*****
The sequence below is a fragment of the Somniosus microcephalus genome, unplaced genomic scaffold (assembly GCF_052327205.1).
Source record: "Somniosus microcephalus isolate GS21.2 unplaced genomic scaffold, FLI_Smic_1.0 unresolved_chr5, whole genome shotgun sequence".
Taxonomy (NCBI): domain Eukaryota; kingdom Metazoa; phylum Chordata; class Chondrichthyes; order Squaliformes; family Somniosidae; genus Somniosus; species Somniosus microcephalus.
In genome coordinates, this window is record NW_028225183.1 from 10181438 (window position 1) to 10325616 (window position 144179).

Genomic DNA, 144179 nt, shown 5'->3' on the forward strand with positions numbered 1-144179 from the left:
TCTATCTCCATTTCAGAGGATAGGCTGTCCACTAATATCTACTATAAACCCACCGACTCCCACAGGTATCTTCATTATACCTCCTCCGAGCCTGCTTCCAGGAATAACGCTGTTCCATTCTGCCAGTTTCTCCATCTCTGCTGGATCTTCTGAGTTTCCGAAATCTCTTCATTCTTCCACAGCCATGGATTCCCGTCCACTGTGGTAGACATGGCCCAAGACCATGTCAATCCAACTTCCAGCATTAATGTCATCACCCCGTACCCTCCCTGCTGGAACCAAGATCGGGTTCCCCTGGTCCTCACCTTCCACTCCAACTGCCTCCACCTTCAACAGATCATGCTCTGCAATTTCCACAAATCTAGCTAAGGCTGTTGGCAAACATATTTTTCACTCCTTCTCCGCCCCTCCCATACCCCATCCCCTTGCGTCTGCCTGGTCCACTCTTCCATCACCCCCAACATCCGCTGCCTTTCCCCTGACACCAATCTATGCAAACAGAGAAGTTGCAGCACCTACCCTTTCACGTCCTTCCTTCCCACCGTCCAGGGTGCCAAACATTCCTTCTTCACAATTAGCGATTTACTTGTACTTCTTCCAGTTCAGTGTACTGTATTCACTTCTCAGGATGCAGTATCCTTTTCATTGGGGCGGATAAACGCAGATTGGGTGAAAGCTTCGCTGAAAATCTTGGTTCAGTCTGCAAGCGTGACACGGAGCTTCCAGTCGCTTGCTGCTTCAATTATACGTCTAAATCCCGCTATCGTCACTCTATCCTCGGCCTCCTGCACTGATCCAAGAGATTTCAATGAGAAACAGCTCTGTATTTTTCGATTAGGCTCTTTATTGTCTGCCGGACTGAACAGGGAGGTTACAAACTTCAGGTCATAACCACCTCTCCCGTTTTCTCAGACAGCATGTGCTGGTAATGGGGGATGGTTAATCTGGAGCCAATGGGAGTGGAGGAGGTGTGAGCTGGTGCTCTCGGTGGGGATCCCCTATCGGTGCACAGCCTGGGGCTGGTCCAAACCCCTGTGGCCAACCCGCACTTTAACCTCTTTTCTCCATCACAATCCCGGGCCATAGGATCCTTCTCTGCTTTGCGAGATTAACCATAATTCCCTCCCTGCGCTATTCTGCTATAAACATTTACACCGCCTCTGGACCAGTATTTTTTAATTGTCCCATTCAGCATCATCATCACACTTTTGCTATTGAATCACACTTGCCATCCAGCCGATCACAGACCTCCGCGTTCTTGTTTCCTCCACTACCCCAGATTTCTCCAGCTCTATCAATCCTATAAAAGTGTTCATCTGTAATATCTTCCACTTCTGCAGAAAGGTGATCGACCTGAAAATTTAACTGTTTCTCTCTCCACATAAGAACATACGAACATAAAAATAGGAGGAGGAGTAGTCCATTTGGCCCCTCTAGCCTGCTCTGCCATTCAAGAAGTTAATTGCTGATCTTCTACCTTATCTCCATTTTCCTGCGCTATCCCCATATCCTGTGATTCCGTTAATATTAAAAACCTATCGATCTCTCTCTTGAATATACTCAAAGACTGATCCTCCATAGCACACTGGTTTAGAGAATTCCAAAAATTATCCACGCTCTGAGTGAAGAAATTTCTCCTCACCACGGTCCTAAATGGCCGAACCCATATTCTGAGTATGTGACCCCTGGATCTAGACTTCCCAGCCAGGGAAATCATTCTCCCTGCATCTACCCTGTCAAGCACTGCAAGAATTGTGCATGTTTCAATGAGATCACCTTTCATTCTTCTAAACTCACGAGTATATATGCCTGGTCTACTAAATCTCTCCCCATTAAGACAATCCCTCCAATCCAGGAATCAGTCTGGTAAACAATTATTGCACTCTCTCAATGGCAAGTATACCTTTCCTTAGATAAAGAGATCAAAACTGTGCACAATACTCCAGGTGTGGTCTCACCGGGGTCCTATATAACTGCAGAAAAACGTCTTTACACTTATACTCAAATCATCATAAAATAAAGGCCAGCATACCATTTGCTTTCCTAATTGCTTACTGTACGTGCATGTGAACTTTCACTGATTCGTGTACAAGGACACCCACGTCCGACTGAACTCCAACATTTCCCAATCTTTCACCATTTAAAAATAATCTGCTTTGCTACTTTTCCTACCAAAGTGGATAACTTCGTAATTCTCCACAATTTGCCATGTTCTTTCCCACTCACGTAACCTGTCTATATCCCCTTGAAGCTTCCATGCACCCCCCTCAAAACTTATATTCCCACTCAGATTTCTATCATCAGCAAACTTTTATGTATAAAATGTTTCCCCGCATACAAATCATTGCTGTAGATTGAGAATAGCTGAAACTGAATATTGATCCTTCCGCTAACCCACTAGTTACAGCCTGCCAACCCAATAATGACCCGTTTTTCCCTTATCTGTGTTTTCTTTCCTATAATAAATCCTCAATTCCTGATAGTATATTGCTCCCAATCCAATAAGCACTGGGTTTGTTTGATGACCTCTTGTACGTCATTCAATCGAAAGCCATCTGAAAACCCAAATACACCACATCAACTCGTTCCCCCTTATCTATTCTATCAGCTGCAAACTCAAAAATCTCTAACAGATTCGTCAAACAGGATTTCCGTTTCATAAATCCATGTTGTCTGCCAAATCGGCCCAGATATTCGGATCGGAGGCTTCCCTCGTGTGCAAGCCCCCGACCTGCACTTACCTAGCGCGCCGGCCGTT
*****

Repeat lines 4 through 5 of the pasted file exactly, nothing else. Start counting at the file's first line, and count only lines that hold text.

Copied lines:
In genome coordinates, this window is record NW_028225183.1 from 10181438 (window position 1) to 10325616 (window position 144179).

Genomic DNA, 144179 nt, shown 5'->3' on the forward strand with positions numbered 1-144179 from the left: